by Andrew Weil and Winifred Rosen, 228 pp, with illus, $16.95, paper, $8.95, Boston, Houghton Mifflin Co, 1983.
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This book is dedicated to supplying young people with accurate information about psychoactive drugs so that they can either avoid the drugs or form "good relationships" with them. The authors think it is deplorable that adults lie to children about drugs, and set out to present the straight scoop.
They fail spectacularly. By the third paragraph of chapter 1, four errors of fact have been committed: (1) "Wars [on drugs] have been consistently lost." Wrong. The Japanese's war against amphetamines was a great success; so was the Iranian's against alcohol. (2) "More people are taking drugs now than ever before." Unproven and unprovable. Americans drank almost twice as much alcohol 150 years ago as they do today. Patent medicine wagons swarmed over the land in our grandfather's time, and Sears, Roebuck and Co catalogs devoted pages to cures for morphinism and alcoholism. (3) "More people abuse drugs now than ever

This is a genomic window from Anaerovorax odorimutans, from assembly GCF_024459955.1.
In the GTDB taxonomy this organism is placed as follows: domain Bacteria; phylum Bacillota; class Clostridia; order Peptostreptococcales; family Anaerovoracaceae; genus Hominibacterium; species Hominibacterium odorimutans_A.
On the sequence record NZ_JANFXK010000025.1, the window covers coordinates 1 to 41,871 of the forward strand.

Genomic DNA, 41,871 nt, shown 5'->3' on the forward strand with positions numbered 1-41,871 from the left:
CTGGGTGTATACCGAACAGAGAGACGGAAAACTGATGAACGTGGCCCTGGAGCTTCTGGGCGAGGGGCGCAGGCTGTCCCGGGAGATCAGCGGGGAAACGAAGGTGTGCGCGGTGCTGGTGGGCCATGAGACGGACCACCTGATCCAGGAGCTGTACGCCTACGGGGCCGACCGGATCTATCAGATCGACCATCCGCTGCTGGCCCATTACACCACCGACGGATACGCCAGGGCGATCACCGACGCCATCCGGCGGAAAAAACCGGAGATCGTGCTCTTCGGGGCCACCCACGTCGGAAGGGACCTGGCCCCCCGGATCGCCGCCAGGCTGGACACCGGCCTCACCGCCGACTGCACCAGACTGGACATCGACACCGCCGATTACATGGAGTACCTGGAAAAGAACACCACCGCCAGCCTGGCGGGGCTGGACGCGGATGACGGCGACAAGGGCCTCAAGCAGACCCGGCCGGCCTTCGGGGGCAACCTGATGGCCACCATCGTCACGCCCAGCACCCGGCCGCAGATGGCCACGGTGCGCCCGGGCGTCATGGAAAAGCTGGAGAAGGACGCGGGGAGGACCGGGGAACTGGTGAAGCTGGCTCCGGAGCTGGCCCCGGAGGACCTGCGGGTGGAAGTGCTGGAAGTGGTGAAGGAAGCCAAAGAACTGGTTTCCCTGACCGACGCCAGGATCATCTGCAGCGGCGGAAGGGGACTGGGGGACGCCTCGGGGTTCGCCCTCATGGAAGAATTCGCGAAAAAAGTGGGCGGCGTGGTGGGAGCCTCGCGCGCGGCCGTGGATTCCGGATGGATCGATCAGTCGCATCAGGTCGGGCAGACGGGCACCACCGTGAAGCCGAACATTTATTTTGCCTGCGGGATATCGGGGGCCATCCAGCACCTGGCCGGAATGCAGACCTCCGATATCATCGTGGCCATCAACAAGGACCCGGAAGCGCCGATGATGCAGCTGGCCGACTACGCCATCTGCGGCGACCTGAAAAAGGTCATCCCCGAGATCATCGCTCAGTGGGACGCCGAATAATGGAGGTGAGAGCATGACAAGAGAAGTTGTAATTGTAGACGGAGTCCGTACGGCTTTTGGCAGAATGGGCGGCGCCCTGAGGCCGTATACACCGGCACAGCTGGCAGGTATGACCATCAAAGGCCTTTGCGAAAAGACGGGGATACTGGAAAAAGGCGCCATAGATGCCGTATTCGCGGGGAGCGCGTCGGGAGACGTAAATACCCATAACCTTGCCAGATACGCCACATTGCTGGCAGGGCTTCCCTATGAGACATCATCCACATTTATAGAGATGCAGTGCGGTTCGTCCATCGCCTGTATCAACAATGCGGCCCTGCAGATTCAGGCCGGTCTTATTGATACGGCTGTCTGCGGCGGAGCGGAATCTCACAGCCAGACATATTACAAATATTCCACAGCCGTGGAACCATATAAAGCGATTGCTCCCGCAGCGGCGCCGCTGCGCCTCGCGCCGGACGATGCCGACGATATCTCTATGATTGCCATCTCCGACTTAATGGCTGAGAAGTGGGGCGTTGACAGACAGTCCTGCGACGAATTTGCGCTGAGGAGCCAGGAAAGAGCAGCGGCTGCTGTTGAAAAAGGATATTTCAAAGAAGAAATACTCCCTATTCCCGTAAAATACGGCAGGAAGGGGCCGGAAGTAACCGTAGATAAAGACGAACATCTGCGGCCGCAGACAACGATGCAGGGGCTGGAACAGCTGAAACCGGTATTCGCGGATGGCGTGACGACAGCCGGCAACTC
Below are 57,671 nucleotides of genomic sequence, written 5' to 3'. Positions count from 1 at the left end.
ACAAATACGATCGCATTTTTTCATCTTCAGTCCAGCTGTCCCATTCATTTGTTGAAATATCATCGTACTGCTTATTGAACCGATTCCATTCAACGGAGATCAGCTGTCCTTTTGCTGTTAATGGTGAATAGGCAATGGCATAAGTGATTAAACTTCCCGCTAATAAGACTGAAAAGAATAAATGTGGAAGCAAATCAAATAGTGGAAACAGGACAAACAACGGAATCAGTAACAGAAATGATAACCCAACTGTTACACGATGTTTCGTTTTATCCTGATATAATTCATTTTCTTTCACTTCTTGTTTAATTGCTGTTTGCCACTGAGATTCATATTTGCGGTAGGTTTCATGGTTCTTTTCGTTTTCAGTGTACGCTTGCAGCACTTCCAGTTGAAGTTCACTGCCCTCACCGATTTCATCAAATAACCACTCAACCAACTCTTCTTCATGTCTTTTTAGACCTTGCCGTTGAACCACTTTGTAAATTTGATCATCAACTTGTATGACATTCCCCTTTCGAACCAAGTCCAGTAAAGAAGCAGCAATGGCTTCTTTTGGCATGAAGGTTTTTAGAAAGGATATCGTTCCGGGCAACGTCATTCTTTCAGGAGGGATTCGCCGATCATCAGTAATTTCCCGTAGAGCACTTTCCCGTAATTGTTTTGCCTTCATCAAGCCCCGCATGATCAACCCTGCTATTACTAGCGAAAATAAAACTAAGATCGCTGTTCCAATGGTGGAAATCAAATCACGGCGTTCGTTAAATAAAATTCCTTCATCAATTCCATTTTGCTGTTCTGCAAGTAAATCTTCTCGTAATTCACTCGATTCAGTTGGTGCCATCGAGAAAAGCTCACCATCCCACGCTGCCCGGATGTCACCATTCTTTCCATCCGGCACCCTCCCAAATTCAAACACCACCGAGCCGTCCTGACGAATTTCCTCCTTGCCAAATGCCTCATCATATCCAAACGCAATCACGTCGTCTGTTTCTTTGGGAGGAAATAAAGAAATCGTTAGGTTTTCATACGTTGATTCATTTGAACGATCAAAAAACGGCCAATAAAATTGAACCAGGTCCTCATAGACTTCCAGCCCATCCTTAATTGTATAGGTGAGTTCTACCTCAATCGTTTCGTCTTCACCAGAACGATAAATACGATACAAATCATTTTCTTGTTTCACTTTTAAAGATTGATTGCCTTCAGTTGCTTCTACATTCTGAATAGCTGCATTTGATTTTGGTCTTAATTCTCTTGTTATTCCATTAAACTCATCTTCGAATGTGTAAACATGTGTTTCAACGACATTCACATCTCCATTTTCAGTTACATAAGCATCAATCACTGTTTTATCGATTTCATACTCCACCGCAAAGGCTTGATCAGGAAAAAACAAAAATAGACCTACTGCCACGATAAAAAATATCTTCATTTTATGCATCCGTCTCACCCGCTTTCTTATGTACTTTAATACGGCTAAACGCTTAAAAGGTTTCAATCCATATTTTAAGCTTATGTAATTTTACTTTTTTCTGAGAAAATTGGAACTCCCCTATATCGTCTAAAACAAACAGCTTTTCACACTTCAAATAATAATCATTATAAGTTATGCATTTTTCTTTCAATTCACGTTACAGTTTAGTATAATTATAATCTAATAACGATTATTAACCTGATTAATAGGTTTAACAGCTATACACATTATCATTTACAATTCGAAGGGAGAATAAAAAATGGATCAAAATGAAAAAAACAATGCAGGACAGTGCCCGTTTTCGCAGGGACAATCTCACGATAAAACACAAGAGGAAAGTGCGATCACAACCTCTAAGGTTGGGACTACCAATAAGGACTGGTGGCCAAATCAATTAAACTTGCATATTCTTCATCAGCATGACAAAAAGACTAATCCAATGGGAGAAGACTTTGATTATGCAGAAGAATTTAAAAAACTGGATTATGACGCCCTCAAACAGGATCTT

Goodwin DW. Chocolate to Morphine: Understanding Mind-Active Drugs. JAMA. 1984;251(5):660. doi:10.1001/jama.1984.03340290070028